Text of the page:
Spartan Project SEARCH recognized for excellence in inclusion

February 17, 2017

Spartan Project SEARCH students attend a Spartan volleyball game.

Spartan Project SEARCH, led by faculty members in the College of Education, was recognized for its growing impact on the community at the annual Excellence in Diversity Awards (EIDA) at Michigan State University. 

The initiative, introduced to MSU in fall 2016, helps young adults with intellectual and developmental disabilities prepare for the workplace through an on-campus internship program.

The program’s co-directors—Assistant Professors Marisa Fisher and Connie Sung of the Department of Counseling, Educational Psychology and Special Education (CEPSE)—were presented with the award on Feb. 13, 2017.

The EIDA program celebrates outstanding efforts of faculty, students, staff and programs at MSU that are committed to the principles of diversity and inclusion.

Marisa Fisher

Spartan Project SEARCH is part of an international program committed to improving outcomes for students during the often-difficult transition from school to work.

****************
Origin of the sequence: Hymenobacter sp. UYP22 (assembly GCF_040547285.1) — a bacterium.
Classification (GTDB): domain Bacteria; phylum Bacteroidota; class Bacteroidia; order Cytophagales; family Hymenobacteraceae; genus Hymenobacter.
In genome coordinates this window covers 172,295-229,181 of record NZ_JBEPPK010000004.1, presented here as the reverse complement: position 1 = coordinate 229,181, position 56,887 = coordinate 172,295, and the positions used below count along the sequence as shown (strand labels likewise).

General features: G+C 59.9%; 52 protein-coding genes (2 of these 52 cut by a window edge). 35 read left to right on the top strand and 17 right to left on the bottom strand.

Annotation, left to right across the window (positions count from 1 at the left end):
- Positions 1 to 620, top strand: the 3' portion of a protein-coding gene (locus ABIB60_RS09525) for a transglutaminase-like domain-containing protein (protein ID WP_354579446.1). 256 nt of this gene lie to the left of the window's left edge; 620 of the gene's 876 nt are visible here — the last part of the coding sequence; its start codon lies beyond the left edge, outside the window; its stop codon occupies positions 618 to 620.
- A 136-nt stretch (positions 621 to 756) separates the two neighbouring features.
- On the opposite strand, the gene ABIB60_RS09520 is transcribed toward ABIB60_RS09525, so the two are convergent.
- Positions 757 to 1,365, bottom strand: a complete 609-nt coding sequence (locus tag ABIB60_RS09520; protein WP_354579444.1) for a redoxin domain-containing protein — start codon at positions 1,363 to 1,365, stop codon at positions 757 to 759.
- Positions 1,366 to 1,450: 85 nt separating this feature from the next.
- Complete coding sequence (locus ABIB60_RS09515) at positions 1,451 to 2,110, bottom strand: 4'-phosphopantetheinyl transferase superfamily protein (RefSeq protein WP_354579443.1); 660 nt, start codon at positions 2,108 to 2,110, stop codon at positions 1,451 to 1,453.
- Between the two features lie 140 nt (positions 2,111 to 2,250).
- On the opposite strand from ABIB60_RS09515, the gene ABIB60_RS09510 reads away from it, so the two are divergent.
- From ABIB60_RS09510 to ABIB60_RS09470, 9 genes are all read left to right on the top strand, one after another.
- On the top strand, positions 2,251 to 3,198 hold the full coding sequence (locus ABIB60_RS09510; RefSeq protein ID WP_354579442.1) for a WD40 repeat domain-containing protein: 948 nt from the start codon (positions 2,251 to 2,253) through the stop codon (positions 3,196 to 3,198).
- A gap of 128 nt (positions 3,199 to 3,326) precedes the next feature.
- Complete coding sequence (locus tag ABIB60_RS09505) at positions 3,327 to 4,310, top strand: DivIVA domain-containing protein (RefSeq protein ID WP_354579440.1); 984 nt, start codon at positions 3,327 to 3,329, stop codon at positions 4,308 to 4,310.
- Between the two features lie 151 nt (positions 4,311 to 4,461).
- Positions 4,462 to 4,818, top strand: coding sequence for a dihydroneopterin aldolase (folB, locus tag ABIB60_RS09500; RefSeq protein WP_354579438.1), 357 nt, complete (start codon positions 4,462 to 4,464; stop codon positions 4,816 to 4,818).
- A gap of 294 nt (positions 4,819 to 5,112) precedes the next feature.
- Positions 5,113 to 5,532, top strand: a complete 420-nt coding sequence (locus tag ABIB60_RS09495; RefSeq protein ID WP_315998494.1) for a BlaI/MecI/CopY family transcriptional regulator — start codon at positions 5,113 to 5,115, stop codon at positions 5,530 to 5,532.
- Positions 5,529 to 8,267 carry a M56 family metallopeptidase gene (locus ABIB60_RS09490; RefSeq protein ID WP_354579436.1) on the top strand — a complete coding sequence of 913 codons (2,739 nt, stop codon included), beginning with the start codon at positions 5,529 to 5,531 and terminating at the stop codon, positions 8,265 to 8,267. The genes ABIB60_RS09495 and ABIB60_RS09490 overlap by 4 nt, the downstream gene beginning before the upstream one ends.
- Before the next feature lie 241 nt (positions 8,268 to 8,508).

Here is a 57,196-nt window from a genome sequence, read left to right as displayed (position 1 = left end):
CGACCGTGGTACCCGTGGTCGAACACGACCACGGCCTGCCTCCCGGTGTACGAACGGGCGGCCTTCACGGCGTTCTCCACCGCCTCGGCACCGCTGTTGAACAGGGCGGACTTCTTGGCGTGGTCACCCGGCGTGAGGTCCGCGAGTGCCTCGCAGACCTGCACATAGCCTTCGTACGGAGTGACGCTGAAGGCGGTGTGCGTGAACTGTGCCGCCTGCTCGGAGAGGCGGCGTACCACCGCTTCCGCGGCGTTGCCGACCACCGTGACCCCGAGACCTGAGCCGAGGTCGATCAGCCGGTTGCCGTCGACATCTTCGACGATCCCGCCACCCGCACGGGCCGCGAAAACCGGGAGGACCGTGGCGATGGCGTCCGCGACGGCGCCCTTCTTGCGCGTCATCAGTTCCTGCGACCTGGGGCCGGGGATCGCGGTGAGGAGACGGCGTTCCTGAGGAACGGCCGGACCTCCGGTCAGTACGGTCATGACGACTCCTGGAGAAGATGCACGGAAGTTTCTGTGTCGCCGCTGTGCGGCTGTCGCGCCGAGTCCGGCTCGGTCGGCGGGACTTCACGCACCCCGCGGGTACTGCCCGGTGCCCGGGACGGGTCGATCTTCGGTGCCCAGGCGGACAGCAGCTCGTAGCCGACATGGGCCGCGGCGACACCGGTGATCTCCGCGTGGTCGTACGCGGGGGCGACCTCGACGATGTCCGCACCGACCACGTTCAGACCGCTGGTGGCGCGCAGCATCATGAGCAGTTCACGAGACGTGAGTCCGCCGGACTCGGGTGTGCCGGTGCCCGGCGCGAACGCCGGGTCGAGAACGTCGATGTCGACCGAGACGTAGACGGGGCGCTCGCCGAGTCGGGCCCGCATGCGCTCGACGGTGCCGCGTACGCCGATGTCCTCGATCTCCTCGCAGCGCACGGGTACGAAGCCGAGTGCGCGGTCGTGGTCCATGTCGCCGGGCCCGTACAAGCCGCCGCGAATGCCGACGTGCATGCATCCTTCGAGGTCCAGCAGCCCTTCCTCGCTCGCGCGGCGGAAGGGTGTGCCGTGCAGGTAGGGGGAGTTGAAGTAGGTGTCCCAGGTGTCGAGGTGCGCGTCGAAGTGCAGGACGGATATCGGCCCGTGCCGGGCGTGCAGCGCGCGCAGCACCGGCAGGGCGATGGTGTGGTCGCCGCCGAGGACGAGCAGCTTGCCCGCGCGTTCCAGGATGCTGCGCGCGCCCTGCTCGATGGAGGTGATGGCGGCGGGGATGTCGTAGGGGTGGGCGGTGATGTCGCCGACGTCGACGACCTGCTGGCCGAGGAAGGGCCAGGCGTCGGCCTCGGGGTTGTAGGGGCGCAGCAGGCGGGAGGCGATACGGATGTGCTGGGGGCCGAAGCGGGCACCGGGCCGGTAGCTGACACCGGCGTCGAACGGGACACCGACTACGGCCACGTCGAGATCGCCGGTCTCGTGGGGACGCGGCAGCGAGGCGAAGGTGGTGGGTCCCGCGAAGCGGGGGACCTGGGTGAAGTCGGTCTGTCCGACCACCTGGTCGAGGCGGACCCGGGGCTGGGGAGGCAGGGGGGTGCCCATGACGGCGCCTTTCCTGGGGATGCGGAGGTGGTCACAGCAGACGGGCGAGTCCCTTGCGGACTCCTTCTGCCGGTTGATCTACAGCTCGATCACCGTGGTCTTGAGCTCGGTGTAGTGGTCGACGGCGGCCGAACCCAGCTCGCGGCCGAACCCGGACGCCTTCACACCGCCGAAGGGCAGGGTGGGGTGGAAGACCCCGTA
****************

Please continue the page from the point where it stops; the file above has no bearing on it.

In its first weeks, Spartan Project SEARCH helped place 10 students in internships across campus and the community, including animal clinics, residence halls and more.

The project has already made a significant impact, said University Distinguished Professor Michael Leahy. “Every once in a great while, we as scholars are privileged with an opportunity to be involved in a truly remarkable and meaningful project that will impact the lives of people at many different levels. Spartan Project SEARCH is one of those projects.”

The program is part of and supported by the Research in Autism, Intellectual and Neurodevelopmental Disabilities (RAIND) initiative at MSU, directed by Leahy.

Connie Sung

“Ultimately, reflecting MSU’s commitment to quality, inclusivity and connectivity, Spartan Project SEARCH will impact the attitudes of all Spartans toward the inclusion of individuals with intellectual and developmental disabilities (IDD) in the community,” Leahy continued in a nomination letter for Fisher, Sung and the program. “With the introduction of Spartan Project SEARCH at MSU, Fisher and Sung have provided the foundation for changing the culture of acceptance toward individuals with IDD and, as a result, toward making MSU a more diverse campus.”

Spartan Project SEARCH is funded in part by the Michigan Rehabilitation Services and the Michigan Department of Health and Human Services.

On the web

Hear about the program from the researchers and the students:

Group and Connie Sung photos: Derrick L. Turner / Communications and Brand Strategy